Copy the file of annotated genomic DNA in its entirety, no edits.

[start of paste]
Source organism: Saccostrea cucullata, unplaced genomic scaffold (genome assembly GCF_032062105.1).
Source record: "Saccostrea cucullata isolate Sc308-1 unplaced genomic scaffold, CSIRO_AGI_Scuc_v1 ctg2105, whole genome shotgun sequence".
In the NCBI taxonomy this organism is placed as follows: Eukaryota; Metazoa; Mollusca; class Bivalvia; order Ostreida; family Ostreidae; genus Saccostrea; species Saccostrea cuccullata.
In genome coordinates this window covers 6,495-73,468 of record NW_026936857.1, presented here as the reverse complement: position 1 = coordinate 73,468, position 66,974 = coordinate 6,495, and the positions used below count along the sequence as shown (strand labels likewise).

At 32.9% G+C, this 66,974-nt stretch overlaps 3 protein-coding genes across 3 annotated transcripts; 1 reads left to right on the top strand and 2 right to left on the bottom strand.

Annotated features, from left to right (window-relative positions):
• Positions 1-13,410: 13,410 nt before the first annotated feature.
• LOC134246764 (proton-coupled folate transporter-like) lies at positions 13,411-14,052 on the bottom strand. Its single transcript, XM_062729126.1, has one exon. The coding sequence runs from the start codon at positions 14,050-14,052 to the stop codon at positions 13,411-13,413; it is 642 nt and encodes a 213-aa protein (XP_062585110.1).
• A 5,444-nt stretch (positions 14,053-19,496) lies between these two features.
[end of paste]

Source organism: Saccostrea cucullata, unplaced genomic scaffold (genome assembly GCF_032062105.1).
Source record: "Saccostrea cucullata isolate Sc308-1 unplaced genomic scaffold, CSIRO_AGI_Scuc_v1 ctg2105, whole genome shotgun sequence".
In the NCBI taxonomy this organism is placed as follows: Eukaryota; Metazoa; Mollusca; class Bivalvia; order Ostreida; family Ostreidae; genus Saccostrea; species Saccostrea cuccullata.
In genome coordinates this window covers 6,495-73,468 of record NW_026936857.1, presented here as the reverse complement: position 1 = coordinate 73,468, position 66,974 = coordinate 6,495, and the positions used below count along the sequence as shown (strand labels likewise).

At 32.9% G+C, this 66,974-nt stretch overlaps 3 protein-coding genes across 3 annotated transcripts; 1 reads left to right on the top strand and 2 right to left on the bottom strand.

Annotated features, from left to right (window-relative positions):
• Positions 1-13,410: 13,410 nt before the first annotated feature.
• LOC134246764 (proton-coupled folate transporter-like) lies at positions 13,411-14,052 on the bottom strand. Its single transcript, XM_062729126.1, has one exon. The coding sequence runs from the start codon at positions 14,050-14,052 to the stop codon at positions 13,411-13,413; it is 642 nt and encodes a 213-aa protein (XP_062585110.1).
• A 5,444-nt stretch (positions 14,053-19,496) lies between these two features.